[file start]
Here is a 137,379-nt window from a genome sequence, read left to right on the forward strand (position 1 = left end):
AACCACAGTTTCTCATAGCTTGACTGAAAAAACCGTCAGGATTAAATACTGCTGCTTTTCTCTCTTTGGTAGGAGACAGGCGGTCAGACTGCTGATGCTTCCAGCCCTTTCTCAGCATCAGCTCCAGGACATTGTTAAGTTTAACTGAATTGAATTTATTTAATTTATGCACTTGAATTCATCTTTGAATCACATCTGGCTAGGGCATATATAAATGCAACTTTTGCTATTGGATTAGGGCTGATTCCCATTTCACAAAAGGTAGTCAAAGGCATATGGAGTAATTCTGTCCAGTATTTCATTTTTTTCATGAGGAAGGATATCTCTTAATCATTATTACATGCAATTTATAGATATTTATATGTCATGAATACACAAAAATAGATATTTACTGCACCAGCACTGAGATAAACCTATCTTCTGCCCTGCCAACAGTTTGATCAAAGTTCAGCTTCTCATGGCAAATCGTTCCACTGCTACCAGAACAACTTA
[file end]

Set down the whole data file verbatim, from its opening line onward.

Here is a 137,379-nt window from a genome sequence, read left to right on the forward strand (position 1 = left end):
AACCACAGTTTCTCATAGCTTGACTGAAAAAACCGTCAGGATTAAATACTGCTGCTTTTCTCTCTTTGGTAGGAGACAGGCGGTCAGACTGCTGATGCTTCCAGCCCTTTCTCAGCATCAGCTCCAGGACATTGTTAAGTTTAACTGAATTGAATTTATTTAATTTATGCACTTGAATTCATCTTTGAATCACATCTGGCTAGGGCATATATAAATGCAACTTTTGCTATTGGATTAGGGCTGATTCCCATTTCACAAAAGGTAGTCAAAGGCATATGGAGTAATTCTGTCCAGTATTTCATTTTTTTCATGAGGAAGGATATCTCTTAATCATTATTACATGCAATTTATAGATATTTATATGTCATGAATACACAAAAATAGATATTTACTGCACCAGCACTGAGATAAACCTATCTTCTGCCCTGCCAACAGTTTGATCAAAGTTCAGCTTCTCATGGCAAATCGTTCCACTGCTACCAGAACAACTTA